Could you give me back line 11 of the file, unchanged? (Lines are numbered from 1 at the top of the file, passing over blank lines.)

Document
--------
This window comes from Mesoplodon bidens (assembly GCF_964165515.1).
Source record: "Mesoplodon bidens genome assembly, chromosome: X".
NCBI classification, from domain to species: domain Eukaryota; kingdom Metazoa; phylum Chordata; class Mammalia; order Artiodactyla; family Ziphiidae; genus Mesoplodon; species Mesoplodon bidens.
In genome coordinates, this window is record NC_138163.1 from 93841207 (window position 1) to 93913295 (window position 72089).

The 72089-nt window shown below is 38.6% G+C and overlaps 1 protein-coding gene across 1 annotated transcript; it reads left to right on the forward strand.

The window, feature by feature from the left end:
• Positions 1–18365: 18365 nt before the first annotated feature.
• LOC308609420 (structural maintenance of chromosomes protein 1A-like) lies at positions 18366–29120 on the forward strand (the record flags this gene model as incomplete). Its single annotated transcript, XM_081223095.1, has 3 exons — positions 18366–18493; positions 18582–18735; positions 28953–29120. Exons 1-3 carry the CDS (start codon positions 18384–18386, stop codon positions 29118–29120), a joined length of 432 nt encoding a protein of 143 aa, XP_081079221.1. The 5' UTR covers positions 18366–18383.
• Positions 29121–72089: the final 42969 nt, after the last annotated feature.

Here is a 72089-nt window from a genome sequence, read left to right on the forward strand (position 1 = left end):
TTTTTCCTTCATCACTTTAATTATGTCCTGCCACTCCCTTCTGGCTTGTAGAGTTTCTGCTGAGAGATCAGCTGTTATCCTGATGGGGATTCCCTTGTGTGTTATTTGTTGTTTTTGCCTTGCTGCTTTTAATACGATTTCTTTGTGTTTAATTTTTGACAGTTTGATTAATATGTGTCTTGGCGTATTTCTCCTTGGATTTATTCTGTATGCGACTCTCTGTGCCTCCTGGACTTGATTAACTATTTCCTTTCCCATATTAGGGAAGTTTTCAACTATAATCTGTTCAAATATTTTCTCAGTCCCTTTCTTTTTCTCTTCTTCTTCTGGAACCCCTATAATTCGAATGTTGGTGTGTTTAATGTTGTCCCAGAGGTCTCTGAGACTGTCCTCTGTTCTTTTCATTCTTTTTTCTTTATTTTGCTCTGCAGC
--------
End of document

TTTTTCCTTCATCACTTTAATTATGTCCTGCCACTCCCTTCTGGCTTGTAGAGTTTCTGCTGAGAGATCAGCTGTTATCCTGATGGGGATTCCCTTGTGTGTTATTTGTTGTTTTTGCCTTGCTGCTTTTAATACGATTTCTTTGTGTTTAATTTTTGACAGTTTGATTAATATGTGTCTTGGCGTATTTCTCCTTGGATTTATTCTGTATGCGACTCTCTGTGCCTCCTGGACTTGATTAACTATTTCCTTTCCCATATTAGGGAAGTTTTCAACTATAATCTGTTCAAATATTTTCTCAGTCCCTTTCTTTTTCTCTTCTTCTTCTGGAACCCCTATAATTCGAATGTTGGTGTGTTTAATGTTGTCCCAGAGGTCTCTGAGACTGTCCTCTGTTCTTTTCATTCTTTTTTCTTTATTTTGCTCTGCAGC